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World's Oldest Light Bulb Still Burning After 110 Years

Livermore-Pleasanton Fire Department oldest bulb.jpg

A frame from the Livermore-Pleasanton Dire Department's bulbcam shows the oldest lightbulb in the world, still glowing after all these years. (Livermore-Pleasanton Fire Department)

It may not glow brightly, but it sure glows consistently.

A light bulb hanging in the Livermore-Pleasanton Fire Department has been burning steadily for exactly 110 years, according the Centennial Bulb website. Since the "Centennial Bulb" was first turned on, the stock market crashed and was reborn, the nuclear age began, two World Wars were fought, cars and planes were developed … and through it all the bulb kept burning.

How exactly it stays lit remains something of a mystery, Lynn Owens, who is in charge of the light bulb centennial committee, told Time magazine.

"Nobody knows how it's possible. It's a 60-watt bulb and it's only turned on for about four watts, but nobody knows why it keeps burning ... We've had scientists from all over the country look at this light bulb," Owens said.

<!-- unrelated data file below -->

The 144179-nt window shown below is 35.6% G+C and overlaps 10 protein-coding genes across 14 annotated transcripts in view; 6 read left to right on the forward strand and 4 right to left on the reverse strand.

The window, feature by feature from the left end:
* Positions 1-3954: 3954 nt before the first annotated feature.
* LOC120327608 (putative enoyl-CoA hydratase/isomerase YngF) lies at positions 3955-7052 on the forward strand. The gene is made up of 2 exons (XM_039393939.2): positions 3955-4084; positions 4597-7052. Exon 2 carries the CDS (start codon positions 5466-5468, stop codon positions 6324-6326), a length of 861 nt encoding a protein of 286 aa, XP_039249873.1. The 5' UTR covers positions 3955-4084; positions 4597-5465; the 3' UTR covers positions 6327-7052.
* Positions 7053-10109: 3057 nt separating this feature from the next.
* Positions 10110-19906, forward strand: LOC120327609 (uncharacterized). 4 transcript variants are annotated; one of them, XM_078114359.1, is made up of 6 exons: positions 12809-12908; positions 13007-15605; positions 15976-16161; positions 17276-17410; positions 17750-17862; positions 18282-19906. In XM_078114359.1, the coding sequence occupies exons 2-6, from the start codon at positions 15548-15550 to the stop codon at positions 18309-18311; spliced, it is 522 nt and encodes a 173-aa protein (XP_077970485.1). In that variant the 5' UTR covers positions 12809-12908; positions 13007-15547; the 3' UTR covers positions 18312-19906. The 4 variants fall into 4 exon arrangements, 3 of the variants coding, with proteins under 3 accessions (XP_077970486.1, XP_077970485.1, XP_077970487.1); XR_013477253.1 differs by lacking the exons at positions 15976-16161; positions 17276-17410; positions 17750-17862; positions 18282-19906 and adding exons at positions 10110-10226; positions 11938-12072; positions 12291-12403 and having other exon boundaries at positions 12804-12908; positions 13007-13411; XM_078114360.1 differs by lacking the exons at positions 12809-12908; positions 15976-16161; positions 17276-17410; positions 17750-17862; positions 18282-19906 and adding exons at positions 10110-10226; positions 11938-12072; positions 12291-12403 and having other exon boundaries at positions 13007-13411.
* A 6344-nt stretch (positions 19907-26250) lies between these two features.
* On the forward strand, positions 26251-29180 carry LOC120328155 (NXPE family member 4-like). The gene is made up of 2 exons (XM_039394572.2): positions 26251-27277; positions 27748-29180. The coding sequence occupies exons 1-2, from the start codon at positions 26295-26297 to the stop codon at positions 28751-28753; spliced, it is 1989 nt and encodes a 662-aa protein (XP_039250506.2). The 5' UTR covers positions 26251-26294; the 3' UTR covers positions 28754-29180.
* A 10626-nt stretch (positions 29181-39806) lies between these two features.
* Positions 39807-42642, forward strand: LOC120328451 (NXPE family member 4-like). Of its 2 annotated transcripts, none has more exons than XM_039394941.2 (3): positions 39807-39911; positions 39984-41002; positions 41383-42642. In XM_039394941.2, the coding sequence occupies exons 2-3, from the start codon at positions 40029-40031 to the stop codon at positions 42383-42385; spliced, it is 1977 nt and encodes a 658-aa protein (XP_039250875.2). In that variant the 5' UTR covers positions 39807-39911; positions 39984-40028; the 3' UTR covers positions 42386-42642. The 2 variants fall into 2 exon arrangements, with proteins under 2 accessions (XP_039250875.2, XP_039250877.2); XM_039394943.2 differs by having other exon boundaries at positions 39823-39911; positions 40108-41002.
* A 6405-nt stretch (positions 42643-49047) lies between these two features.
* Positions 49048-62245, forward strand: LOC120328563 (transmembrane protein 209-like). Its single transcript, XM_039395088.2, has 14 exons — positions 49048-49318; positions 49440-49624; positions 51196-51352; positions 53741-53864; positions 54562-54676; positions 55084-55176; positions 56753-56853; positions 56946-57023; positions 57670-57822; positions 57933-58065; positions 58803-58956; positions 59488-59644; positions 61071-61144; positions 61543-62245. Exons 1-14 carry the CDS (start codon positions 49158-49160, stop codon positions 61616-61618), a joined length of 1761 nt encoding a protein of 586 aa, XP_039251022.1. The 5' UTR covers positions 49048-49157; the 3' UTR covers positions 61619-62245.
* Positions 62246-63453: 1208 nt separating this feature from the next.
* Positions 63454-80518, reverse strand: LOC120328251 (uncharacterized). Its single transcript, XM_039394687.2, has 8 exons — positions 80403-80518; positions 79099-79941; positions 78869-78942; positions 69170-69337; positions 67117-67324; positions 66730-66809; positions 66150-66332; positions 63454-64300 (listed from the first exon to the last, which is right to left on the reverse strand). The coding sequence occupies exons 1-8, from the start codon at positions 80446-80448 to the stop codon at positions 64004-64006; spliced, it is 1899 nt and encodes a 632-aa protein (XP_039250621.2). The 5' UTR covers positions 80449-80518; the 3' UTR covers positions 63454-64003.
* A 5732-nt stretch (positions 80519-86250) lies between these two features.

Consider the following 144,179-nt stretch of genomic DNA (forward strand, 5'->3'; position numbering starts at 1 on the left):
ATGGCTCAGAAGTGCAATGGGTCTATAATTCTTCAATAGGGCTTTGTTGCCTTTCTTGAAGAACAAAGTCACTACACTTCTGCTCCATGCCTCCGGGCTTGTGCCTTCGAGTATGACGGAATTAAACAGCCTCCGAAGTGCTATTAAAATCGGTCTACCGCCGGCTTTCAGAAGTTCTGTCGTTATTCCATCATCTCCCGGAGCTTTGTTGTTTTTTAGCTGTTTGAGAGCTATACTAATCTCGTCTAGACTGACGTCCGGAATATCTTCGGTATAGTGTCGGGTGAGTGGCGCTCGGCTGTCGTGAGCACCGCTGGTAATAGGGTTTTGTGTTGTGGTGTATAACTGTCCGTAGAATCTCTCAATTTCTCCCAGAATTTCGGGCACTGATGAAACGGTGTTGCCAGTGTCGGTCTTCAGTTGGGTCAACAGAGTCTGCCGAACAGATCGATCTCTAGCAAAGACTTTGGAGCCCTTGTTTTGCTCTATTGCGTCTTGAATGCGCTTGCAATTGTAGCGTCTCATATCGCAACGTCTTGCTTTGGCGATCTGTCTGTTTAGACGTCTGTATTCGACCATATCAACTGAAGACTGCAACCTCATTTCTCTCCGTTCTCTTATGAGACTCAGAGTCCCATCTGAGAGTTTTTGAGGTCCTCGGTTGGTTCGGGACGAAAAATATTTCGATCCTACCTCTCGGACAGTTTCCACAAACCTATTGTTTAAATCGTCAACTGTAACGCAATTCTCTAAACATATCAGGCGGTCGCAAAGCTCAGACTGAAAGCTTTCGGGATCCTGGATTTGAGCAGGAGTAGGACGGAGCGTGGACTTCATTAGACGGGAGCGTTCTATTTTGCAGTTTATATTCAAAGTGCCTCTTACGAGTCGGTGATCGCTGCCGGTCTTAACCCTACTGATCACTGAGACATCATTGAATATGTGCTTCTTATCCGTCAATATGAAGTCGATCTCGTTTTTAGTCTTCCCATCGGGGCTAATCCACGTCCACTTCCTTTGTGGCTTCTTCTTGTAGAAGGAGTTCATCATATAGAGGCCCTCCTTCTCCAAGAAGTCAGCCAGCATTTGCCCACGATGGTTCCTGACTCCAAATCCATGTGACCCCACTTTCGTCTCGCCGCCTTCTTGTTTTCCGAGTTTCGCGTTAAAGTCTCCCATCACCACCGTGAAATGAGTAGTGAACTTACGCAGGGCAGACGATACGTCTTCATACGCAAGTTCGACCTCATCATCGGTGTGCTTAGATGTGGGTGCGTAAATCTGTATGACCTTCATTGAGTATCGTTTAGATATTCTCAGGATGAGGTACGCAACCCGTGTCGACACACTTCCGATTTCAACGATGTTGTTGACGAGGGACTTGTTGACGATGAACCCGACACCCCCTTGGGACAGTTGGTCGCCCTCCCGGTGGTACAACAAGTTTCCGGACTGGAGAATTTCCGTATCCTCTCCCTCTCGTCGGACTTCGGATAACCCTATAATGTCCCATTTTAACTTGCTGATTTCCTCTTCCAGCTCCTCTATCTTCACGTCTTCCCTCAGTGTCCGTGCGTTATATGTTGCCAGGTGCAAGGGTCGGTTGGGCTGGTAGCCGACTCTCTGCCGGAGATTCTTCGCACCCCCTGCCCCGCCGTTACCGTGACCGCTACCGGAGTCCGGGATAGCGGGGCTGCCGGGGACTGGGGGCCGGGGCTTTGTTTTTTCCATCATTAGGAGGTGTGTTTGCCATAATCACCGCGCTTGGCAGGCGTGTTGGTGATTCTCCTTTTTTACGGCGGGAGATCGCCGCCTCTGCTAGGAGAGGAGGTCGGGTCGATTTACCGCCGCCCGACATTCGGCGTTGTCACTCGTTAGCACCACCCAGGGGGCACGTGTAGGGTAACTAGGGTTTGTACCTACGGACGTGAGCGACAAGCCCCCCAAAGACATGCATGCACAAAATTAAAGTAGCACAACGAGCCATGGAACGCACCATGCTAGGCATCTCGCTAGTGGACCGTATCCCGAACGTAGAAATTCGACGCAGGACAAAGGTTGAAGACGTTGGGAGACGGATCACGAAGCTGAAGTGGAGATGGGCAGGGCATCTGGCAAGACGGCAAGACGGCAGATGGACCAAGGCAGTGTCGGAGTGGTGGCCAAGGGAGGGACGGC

On June 18, the bulb celebrates its 110th year of illumination -- a fact documented extensively by  Guinness World Records. But even beyond its staggering powers of endurance, it's hardly an ordinary bulb.

According to the bulb's website (it's probably the only light bulb in the world to boast one) the "Shelby Bulb" was donated by Dennis Bernal to the Livermore Volunteer Fire Department , and is actually a somewhat different style bulb invented by Adolphe A. Chaillet and made by the Shelby Electric Company.

In the Shelby bulb, a coiled filament and funky design burn brighter and last longer than the Edison bulb -- as evidenced by Livermore "centennial" bulb.

Just see for yourself: The bulb's website features a "bulbcam" where you can watch it silently glowing away. 

Sure, it's not as interesting as the paint-drying webcam or the grass-growing cam. But it confirms that, like the Energizer bunny, that bulb just keeps on glowing.

In a 2010 interview with the Daily Mail, bulb protector Steve Bunn ascribed the light's success to good old fashioned engineering.

"They certainly don't make them like this anymore, it's a real sign of how some things were better made in the past," he said.

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